South Americans launch 2023 bid with an emotional call for a return to the World Cup’s roots

By Samindra Kunti

August 3 – It took about five years to put together, but on Tuesday South America finally launched their bid to stage the 2030 World Cup with an unprecedented coalition of Uruguay, Argentina, Paraguay and Chile vying to stage a celebratory, centenary global finals in the region.

In 1930, Uruguay was the first country to host the World Cup. Just 13 nations participated and the hosts prevailed in the final against neighbours Argentina. A hundred years later, Uruguay wants to organise the competition again together with other South American nations, playing up the sentiment of being the inaugural hosts.

“We are in this iconic place where history began,” said Conmebol president Alejandro Dominguez in a news conference at the Centenario stadium in Montevideo, the venue of the first World Cup final. “This is not the project of a government but the dream of a whole continent.”

The idea for a South American bid for the 2030 World Cup was first mooted by Uruguay and Argentina in 2017 and later both Chile and Paraguay joined the prospective bid. The bid presented itself as a romantic choice.

The first World Cup was “thought up, analyzed and put into practice here in Uruguay almost 100 years ago,” said the president of the Uruguayan football association (AUF) Ignacio Alonso. “It became the greatest sporting festival in the world. We will work wholeheartedly to show FIFA and all our colleagues that they owe a moral debt to those founders of 1930.”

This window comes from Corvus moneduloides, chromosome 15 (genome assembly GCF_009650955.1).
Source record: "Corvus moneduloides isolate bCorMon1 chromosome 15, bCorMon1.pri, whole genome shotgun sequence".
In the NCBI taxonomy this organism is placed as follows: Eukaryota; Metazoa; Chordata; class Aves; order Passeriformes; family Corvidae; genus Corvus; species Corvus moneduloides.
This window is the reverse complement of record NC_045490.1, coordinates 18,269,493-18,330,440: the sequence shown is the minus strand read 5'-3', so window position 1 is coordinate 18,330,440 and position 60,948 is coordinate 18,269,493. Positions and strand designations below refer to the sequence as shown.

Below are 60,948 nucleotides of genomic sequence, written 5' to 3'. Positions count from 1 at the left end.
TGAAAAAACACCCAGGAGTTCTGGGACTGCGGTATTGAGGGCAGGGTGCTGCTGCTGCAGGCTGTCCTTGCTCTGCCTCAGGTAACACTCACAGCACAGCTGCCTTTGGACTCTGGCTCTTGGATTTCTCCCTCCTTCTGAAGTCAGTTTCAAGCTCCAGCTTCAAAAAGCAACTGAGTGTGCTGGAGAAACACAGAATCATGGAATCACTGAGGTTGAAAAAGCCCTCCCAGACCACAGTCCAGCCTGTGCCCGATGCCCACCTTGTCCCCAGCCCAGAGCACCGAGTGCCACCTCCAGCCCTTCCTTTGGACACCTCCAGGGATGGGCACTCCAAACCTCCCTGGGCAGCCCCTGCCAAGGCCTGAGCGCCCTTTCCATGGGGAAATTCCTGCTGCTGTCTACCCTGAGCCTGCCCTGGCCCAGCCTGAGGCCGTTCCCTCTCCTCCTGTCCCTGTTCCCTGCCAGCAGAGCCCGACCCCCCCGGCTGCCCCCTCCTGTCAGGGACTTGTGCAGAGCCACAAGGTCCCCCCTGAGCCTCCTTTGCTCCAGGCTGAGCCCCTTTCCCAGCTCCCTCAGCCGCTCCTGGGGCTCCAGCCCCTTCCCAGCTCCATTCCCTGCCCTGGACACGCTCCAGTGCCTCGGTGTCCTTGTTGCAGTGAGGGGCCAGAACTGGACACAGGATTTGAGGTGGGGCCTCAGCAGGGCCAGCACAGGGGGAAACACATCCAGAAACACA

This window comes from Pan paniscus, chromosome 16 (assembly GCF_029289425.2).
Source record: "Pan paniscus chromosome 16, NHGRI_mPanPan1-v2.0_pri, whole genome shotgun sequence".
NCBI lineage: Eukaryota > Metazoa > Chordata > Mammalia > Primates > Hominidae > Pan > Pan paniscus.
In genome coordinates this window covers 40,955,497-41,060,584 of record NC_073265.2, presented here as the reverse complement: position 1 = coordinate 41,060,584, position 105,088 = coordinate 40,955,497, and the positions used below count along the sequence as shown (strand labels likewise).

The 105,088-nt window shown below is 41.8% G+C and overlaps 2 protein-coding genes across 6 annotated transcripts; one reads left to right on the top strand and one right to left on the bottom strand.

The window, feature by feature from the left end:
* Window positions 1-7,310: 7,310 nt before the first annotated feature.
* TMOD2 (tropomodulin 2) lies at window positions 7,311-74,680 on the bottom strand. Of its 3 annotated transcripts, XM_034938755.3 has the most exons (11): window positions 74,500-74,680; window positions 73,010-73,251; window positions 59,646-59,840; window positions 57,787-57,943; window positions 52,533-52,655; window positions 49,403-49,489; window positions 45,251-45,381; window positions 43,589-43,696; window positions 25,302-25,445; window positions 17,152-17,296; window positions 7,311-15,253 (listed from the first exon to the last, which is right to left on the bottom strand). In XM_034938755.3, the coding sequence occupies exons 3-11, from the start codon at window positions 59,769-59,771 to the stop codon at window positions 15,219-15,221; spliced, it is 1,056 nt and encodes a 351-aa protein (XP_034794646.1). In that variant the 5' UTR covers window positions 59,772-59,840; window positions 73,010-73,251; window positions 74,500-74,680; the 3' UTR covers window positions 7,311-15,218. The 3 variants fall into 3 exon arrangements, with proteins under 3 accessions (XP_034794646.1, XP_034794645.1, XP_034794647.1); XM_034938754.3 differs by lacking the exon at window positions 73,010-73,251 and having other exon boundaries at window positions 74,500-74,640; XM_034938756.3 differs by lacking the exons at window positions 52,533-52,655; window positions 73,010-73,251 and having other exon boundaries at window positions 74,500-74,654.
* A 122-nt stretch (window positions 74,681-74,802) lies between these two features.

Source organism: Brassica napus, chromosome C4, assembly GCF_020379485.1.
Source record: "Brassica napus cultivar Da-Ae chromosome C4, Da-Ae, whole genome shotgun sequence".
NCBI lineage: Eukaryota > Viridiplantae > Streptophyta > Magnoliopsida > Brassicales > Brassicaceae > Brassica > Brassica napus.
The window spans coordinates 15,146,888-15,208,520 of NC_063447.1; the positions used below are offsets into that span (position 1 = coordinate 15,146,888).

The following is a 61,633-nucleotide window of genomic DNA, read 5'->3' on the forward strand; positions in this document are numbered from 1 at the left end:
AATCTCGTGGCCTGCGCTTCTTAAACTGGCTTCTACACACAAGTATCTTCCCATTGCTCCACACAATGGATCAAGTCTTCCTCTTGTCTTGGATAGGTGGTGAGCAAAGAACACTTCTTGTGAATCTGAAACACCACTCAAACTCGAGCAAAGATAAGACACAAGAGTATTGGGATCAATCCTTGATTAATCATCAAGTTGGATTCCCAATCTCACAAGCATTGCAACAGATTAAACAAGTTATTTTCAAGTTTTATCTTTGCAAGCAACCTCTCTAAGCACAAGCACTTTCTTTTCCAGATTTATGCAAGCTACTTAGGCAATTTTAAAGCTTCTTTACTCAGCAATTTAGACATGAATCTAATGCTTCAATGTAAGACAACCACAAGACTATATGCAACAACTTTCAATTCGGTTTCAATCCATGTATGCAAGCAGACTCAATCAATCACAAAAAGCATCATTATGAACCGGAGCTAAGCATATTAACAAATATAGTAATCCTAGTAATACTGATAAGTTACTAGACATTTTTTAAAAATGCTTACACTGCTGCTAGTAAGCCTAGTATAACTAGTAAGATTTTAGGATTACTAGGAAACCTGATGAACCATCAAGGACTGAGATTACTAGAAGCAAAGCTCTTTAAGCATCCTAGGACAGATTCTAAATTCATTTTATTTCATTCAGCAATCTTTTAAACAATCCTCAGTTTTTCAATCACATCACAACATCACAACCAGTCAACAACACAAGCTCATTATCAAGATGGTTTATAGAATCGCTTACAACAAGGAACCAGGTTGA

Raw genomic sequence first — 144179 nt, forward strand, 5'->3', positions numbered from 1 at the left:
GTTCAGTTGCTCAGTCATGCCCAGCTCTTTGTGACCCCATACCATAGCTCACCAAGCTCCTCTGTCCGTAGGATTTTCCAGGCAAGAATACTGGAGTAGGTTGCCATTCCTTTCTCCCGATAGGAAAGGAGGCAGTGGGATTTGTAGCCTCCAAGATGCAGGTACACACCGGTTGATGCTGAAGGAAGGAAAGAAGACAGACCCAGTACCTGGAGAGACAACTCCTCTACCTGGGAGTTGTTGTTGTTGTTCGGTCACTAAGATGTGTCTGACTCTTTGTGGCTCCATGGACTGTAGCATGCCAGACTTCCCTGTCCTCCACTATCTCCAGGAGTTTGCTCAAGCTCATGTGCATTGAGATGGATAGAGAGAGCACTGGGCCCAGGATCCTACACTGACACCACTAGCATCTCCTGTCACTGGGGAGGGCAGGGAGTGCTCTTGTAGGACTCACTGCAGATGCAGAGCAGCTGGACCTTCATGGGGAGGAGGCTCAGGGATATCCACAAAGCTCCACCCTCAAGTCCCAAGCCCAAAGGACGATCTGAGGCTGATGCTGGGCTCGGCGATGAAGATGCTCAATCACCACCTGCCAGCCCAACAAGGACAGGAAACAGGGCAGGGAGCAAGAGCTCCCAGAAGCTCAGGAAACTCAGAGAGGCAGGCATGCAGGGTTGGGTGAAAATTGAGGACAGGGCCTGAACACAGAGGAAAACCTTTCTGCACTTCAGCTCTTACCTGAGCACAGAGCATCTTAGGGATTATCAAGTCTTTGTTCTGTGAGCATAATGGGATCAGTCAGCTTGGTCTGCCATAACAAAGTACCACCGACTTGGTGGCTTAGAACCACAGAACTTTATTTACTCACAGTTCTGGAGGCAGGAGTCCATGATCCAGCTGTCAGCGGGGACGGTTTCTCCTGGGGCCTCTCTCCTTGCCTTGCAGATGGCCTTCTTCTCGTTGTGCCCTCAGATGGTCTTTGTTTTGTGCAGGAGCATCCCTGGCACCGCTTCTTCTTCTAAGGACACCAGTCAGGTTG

“FIFA has to return the origin to where football began,” added Uruguay’s Sports Secretary Sebastián Bauzá.

But Ignacio, a FIFA Council member, is realistic enough to understand that emotions alone will not win South America the hosting rights. “We cannot rely only on the sentimental, we have to play our part and be ready.”

In 2014, Brazil was the last South American country to host the World Cup when ten stadiums hosted 64 matches in a 32-team finals. In 2026, however, the tournament format will change with 48 participating nations, dramatically increasing the onus on the host nations. The United States, Mexico and Canada will host the 2026 tournament.

“We have to have a sustainable World Cup that leaves a legacy for the four countries,” said Bauza.

The South Americans will face competition from a joint bid by Spain and Portugal. The Spanish hosted the World Cup in 1982 and Portugal staged Euro 2004. Last February, the United Kingdom and Ireland withdrew plans for a joint bid.

The bidding field thus far might well prove a test for the ties between UEFA and Conmebol which became closer after FIFA’s proposal for a biennial World Cup.

With Russia staging the last World Cup in Europe in 2018 and Asia and North America hosting the next two editions of the tournament, UEFA will feel strongly about bringing the world’s leading tournament back to the Old Continent.

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